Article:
One of the most encouraging signs about Moya is how he progressed in 2014. In his first full season at the minor league level, Moya impressed, hitting 35 home runs and driving in 105 RBI. He hit .276 with an impressive .555 slugging average, resulting in a .279 ISO. Scouts took notice of his improvement as well. Two Baseball Prospectus scouts saw Moya play in May and August, respectively, and the difference in reports is significant. Tucker Blair's report from May is quite bearish, and contains a 20 hit tool and 45 overall future potential (OFP) grade, or a below average major league player. Mark Anderson of TigsTown gave him a 65 OFP in August. Even Anderson's realistic role -- or the "what should we actually expect from this guy?" grade -- was a 50, better than Blair's highest projection three months earlier.
Like I said, polarizing.
As impressive as Moya's power is, his hit tool and plate discipline are equally lacking. Moya hit .276 at Double A in 2014, but has a paltry .251 career batting average in six minor league seasons. He only drew 23 walks in 2014, the 237th best total in Double A last year. Jordan derided Moya's approach at the plate (or lack thereof) in last year's profile.
Most great hitters are this way: they have a plan of attack, know the situation, and adjust accordingly. Moya basically just went up there every time trying to hit the ball 700 feet. Whether there were runners on base, how many guys were out, what the score or count happened to be, didn't make a difference.
Moya is also undone by a long swing -- which is to be expected, given his size -- and poor contact skills. He has shown improvements in his ability to get the barrel of the bat on the ball, but still struck out 161 times in 549 plate appearances last season, a 29.3 percent clip. Amazingly, this high strikeout rate already represents a major improvement from Moya. He struck out in nearly 40 percent of his plate appearances in his first two years in the U.S., a pair of forgettable seasons in Lakeland and West Michigan. His long swing can be exposed by good velocity and command, which he will see much more of at the major league level.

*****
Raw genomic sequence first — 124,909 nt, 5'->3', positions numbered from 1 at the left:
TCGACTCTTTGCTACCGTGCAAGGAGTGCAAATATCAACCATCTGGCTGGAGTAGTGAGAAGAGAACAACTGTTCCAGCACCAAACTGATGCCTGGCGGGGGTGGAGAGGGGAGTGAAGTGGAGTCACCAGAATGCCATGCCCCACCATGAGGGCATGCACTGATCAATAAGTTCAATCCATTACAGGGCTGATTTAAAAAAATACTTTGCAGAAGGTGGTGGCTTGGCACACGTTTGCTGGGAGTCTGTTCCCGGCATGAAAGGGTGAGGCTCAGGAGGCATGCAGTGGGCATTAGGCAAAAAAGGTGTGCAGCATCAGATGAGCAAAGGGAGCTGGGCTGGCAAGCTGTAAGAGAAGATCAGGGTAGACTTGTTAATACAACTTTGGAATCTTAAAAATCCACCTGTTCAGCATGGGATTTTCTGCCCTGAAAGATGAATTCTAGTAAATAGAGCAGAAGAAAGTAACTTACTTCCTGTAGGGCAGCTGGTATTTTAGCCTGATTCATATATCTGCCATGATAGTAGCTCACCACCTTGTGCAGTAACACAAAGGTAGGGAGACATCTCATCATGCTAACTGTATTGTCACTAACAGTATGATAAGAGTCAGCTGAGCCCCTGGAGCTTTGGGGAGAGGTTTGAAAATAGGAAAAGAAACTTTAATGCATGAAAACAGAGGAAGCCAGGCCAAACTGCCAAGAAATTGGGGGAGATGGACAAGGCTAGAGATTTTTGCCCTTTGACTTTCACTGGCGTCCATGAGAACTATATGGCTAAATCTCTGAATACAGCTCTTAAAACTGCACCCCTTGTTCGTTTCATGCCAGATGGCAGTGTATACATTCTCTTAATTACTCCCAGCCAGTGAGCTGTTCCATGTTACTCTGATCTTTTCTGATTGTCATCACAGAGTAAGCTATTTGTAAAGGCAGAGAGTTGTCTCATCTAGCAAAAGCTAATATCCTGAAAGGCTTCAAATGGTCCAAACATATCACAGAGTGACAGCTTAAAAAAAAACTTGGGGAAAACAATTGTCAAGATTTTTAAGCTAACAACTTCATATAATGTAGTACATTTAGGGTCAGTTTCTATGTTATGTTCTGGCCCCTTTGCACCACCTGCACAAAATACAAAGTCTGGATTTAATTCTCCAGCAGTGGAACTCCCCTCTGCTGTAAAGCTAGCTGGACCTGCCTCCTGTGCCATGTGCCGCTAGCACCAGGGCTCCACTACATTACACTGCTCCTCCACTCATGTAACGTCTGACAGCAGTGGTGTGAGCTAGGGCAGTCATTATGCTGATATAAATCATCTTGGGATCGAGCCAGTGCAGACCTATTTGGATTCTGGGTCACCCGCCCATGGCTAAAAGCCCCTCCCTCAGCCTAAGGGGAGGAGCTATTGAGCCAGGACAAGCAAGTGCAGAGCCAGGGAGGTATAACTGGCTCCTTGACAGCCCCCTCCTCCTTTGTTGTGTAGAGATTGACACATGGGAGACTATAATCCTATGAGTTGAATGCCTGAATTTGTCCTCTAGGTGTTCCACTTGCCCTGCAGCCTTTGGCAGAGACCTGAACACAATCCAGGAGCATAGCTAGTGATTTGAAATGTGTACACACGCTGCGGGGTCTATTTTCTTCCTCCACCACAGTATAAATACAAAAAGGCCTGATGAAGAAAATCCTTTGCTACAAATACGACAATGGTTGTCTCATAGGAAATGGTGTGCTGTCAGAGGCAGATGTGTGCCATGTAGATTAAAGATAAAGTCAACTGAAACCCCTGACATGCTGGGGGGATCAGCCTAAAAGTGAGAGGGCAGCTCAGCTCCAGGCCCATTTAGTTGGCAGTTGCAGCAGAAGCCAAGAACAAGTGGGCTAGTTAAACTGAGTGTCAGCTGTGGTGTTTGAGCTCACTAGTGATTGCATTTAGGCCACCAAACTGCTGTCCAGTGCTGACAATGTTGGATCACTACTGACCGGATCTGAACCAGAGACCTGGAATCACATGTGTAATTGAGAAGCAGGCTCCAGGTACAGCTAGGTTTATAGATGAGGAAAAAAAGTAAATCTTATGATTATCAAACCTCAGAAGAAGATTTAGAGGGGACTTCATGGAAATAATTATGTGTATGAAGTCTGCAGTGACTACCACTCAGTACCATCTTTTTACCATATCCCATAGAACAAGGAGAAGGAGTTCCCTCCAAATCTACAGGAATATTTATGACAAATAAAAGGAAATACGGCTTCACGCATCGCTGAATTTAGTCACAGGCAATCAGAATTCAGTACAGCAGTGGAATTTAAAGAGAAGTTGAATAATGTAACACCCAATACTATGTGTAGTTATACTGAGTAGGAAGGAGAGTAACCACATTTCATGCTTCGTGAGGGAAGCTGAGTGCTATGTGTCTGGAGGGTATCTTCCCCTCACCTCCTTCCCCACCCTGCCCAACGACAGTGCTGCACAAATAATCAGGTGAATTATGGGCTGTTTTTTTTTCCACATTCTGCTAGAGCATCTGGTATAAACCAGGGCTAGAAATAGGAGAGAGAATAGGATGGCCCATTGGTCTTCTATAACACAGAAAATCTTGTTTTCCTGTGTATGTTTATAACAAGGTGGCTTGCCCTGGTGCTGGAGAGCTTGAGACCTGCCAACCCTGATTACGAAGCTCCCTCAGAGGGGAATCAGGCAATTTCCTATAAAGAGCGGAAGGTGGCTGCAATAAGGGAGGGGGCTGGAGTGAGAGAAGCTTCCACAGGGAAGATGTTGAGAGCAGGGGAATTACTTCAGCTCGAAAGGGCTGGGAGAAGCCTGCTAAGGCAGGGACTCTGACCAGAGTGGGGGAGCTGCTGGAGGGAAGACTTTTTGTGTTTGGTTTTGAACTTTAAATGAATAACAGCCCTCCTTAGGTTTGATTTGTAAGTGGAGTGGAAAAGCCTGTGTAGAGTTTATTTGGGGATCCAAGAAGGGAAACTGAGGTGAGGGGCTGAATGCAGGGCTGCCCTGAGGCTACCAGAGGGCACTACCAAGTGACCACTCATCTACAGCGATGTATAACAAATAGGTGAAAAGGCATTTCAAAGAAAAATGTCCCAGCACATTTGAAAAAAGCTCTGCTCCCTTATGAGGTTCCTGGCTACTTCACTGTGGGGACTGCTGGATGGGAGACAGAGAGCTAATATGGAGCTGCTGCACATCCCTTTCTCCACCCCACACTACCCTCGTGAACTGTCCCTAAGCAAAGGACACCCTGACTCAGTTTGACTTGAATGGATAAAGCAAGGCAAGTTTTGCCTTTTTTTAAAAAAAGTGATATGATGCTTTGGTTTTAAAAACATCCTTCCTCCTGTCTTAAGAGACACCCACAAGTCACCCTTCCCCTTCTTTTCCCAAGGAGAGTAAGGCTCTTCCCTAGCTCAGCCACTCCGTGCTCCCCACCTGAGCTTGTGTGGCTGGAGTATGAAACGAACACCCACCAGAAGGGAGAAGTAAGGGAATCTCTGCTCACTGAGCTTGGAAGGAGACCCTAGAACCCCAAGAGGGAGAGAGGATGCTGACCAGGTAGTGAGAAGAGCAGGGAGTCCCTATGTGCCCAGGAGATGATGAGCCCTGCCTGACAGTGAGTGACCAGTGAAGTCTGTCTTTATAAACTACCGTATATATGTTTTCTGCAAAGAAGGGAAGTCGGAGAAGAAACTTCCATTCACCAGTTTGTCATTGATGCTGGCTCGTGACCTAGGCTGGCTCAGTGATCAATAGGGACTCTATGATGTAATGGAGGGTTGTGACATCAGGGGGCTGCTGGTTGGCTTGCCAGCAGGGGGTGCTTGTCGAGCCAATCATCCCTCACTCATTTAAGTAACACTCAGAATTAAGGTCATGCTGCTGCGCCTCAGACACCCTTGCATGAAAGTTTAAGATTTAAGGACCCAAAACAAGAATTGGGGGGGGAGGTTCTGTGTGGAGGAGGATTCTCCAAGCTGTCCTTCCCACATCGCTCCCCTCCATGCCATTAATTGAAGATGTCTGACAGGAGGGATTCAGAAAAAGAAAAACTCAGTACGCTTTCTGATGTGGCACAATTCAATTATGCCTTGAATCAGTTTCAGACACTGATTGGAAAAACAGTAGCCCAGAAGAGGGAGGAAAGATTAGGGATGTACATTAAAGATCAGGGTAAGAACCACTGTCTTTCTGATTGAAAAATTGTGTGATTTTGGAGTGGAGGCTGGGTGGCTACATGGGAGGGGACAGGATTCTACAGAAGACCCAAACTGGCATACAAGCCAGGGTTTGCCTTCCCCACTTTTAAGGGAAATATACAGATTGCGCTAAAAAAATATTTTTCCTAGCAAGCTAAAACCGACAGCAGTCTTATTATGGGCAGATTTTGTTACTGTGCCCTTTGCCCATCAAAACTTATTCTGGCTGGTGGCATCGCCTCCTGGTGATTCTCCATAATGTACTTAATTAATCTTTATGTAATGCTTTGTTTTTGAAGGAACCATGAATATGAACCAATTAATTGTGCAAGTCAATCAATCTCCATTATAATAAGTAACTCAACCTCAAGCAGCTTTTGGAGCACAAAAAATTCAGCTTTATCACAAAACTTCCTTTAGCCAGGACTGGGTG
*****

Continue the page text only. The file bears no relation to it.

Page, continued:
Moya will need to improve his pitch recognition skills in order to develop a better approach at the plate. If he can learn to force opposing pitchers to throw strikes -- make no mistake, this would be a monumental step for him -- he could do some major damage.
Video via Jordan Gorosh and MLB Farm
Projected team: Toledo Mud Hens
While Moya's size and power earned him the top spot in our countdown, he still needs time to develop his approach at the plate in the minor leagues. The trade for Yoenis Cespedes all but guaranteed that Moya will spend most of 2015 in Toledo. I don't necessarily want to call this a "make or break" season for Moya, but his production at the highest level of the minors will go a long way in determining how big of a role the Tigers give him in 2016. Expect Moya to see time in Detroit this year, but if he is playing a major role, the Tigers are in trouble.
New addition: Tyler Collins, outfielder
Collins gave Tigers fans a brief glimpse of his talents in 2014, hitting a monster home run in his first at-bat after being called up on September 1st. He made the Tigers' roster out of spring training last season, but only appeared in seven games before being sent down to Triple-A Toledo. Collins made the most out of his demotion, hitting .263/.335/.423 with 18 home runs and 62 RBI in his first year at the Triple A level. Collins will lose prospect eligibility when he turns 25 next season, but he will likely graduate prior to his birthday as a backup outfielder in 2015.